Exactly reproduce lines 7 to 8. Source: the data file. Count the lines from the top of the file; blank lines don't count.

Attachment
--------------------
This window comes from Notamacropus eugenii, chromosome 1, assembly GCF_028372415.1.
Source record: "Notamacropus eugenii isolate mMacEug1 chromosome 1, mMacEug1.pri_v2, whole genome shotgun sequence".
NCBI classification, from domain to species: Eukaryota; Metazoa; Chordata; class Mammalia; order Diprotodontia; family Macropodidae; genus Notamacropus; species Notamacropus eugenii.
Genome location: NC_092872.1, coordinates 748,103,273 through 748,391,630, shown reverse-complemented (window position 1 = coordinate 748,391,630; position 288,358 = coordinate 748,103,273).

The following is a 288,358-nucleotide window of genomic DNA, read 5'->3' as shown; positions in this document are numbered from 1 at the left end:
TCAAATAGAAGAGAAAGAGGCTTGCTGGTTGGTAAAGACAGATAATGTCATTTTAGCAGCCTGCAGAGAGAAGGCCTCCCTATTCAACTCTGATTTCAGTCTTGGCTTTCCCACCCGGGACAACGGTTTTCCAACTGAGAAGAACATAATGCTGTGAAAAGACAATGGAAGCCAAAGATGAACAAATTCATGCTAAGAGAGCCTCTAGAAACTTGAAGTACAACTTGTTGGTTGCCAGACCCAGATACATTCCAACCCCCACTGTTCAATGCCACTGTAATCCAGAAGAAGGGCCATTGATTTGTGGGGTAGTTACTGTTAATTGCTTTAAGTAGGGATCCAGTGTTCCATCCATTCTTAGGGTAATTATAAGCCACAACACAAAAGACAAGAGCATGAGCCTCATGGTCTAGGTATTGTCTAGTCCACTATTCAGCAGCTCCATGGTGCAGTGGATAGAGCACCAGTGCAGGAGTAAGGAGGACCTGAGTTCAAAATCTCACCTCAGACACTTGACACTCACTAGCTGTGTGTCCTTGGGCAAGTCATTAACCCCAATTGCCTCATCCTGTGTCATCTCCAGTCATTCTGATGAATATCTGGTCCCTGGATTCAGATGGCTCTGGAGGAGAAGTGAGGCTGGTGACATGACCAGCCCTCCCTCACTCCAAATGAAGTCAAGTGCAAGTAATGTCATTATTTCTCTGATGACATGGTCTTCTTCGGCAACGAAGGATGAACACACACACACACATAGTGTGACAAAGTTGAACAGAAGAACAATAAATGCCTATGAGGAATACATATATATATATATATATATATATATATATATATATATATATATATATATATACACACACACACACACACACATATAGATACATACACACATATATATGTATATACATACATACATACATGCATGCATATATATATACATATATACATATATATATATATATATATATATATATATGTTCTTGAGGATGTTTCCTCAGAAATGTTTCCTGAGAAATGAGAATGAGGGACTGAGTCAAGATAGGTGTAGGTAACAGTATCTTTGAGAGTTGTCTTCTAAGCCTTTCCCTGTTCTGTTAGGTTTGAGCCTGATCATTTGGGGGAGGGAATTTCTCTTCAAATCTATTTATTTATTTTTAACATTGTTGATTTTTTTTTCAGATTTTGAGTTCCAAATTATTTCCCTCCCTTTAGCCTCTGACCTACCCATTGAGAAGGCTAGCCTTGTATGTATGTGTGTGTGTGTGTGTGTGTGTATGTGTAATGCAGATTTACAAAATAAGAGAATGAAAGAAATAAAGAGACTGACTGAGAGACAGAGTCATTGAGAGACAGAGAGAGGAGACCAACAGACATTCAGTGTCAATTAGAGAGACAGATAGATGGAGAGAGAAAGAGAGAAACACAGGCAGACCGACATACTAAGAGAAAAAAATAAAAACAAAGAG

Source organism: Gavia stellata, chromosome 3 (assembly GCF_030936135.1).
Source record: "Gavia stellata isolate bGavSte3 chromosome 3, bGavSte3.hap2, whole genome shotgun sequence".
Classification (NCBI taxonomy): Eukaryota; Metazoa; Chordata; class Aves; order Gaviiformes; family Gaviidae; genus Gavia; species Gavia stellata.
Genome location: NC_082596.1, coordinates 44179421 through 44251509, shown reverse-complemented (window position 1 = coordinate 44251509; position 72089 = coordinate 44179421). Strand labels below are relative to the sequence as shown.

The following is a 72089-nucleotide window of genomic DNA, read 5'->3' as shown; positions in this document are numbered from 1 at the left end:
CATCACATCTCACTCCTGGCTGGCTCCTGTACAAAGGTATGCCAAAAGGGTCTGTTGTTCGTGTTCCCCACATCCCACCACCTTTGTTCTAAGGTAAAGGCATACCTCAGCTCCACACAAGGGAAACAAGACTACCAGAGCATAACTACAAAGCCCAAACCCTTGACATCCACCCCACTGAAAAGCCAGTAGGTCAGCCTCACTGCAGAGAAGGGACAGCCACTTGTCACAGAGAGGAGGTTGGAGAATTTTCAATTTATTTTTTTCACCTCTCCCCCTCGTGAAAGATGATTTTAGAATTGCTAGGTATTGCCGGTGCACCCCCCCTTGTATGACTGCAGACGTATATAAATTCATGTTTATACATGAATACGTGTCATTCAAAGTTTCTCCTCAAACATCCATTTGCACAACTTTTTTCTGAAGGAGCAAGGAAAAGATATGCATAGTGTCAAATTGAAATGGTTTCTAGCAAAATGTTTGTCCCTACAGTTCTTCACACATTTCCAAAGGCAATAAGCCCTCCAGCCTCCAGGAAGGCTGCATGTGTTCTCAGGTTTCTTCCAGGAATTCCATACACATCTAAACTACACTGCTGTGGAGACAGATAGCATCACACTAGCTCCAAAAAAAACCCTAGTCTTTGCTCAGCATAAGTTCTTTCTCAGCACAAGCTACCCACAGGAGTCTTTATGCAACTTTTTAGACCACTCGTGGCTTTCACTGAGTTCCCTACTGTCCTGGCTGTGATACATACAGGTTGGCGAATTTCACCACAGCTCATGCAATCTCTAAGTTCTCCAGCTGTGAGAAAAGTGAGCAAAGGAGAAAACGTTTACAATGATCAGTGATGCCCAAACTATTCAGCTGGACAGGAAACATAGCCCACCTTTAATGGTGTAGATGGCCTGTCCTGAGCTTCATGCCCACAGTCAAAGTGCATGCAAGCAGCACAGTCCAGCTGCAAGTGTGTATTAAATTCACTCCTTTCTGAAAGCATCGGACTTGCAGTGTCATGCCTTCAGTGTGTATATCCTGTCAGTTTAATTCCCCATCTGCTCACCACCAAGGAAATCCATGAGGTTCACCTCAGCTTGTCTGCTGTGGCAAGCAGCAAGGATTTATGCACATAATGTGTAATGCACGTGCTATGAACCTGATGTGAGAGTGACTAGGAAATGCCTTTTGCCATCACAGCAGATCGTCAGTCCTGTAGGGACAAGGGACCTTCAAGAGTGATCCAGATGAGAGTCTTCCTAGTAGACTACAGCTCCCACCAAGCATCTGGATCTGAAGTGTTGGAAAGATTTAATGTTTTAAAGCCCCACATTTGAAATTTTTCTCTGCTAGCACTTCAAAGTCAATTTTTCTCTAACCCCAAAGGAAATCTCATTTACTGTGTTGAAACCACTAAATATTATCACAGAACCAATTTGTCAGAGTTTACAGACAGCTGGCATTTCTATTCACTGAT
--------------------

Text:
Source organism: Gavia stellata, chromosome 3 (assembly GCF_030936135.1).
Source record: "Gavia stellata isolate bGavSte3 chromosome 3, bGavSte3.hap2, whole genome shotgun sequence".